The special education staff in the Sequim School District would like to thank Sequim Sunrise Rotary Club members for their recent donation to help purchase iPads and accessories for use with students with special needs. Jacque Schaafsma, occupational therapist/assistive technology specialist who spearheaded this project, was present at the breakfast meeting on April 15 to receive a check for $3,500. The club’s contribution, in addition to previous private donations from individuals within the Sequim community, made the installation of this project possible. To learn more about this project or the advantages of using an iPad in special education, contact Schaafsma at firstname.lastname@example.org, or visit www.atclassroom.blogspot.com/.
Here is a thank you note from one of the school district’s speech pathologists:
“I wish to thank all the generous folks who donated funds to help us purchase the iPads and application programs for our students with special needs. Since receiving the iPad, nearly all of my students have used it for some or all of their lessons. I wish there was some way for me to share the joy I have had observing incredible results with these children! I use the iPad with the students who say their speech sounds incorrectly and with students who stutter. They love performing their lessons with the iPad applications.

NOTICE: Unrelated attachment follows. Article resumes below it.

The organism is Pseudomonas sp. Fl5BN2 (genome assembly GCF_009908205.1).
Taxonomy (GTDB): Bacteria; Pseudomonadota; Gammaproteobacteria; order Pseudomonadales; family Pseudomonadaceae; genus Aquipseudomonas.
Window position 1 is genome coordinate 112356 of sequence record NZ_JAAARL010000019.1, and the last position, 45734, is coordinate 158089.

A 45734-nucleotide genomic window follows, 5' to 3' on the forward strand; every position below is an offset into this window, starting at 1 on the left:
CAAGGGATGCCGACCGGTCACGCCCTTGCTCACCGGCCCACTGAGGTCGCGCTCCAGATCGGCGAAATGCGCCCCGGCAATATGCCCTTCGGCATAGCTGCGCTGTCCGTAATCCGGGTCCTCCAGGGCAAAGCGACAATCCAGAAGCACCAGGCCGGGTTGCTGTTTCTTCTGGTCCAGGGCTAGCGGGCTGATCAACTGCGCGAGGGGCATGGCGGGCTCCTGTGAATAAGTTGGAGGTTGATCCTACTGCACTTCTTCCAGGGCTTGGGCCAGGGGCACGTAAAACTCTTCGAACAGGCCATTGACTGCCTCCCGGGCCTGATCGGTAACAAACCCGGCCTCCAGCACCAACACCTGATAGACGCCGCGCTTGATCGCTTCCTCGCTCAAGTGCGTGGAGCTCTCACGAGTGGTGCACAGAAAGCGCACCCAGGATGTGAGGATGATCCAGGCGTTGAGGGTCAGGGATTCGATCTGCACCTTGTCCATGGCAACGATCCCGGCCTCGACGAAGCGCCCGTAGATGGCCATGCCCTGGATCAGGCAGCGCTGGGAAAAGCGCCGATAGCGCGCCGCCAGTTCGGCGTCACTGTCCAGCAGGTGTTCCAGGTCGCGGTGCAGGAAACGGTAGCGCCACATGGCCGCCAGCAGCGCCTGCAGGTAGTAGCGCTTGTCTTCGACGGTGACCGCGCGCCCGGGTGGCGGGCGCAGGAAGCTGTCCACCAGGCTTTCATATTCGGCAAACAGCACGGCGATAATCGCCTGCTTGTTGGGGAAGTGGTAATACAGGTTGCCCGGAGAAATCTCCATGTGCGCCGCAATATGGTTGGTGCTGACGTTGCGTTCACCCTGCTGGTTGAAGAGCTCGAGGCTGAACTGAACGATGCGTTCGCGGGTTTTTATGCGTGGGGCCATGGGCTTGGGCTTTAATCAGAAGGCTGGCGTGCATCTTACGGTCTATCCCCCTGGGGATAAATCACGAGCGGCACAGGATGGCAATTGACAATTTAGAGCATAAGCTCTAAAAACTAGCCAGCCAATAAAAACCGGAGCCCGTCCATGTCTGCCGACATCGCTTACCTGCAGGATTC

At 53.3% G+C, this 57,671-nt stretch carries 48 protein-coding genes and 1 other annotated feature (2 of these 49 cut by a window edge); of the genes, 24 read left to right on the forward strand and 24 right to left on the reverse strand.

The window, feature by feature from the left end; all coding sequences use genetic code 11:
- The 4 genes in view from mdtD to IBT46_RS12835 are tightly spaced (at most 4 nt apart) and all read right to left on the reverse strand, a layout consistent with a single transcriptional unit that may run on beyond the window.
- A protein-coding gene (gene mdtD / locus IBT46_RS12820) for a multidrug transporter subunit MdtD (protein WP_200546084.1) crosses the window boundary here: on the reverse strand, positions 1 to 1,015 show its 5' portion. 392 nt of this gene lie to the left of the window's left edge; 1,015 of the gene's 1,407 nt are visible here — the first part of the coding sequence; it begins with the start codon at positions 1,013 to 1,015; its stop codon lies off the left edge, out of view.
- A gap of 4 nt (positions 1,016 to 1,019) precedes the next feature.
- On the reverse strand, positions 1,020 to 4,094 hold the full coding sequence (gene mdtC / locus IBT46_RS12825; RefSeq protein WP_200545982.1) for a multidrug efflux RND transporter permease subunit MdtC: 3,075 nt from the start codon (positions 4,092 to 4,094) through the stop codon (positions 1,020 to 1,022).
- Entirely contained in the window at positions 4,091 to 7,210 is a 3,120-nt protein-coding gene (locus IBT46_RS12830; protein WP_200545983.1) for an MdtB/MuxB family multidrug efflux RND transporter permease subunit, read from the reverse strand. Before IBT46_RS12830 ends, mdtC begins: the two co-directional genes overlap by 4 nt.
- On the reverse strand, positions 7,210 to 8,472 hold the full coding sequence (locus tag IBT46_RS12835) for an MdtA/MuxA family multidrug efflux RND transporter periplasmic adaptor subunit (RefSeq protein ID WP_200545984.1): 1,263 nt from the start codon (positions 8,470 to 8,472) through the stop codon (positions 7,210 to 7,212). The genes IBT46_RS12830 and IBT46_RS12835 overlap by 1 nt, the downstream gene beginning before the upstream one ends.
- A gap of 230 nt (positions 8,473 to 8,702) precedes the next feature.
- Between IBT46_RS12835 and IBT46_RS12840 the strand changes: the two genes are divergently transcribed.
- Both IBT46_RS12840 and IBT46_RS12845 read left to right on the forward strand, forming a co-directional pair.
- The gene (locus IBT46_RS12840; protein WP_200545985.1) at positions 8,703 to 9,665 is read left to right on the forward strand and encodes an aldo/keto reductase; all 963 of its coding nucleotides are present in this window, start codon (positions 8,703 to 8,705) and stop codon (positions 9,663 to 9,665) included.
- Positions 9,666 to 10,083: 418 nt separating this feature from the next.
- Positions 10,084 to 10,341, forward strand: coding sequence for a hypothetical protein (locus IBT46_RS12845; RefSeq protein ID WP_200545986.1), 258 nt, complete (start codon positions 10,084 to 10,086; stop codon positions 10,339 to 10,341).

One young boy with autism had never spoken until we used an iPad app that caught his fascination. He began to speak a few words to the ‘Talking Cat’ and is now speaking much more throughout his day. A fifth-grade boy who resisted most of our attempts to improve his written language skills is now using a predictive keyboarding program with amazing results. He’s so motivated that he comes and asks to do lessons even on the days he is not scheduled for special services. Another student, one who is hearing-impaired, is using the iPad to learn sign language and express his emotions.
I also have a small group of boys who are using the iPad for social stories instruction. These are little stories that tell about how to act in certain social situations, for example, how to stand in line. Even one of our most severely impacted students uses the cause-and-effect programs, which involve motivating a child to touch the screen because something fun happens. The child is stimulated and wants to engage more. He smiles and laughs whenever he sees me with the iPad.
I have taught for 30 years and this is the most remarkable tool I have ever used. Thank you for your generosity, from the bottom of my heart. Please know that you have enabled many children to have a richer, more successful life.”
— Deneen Pond, speech pathologist, Sequim School District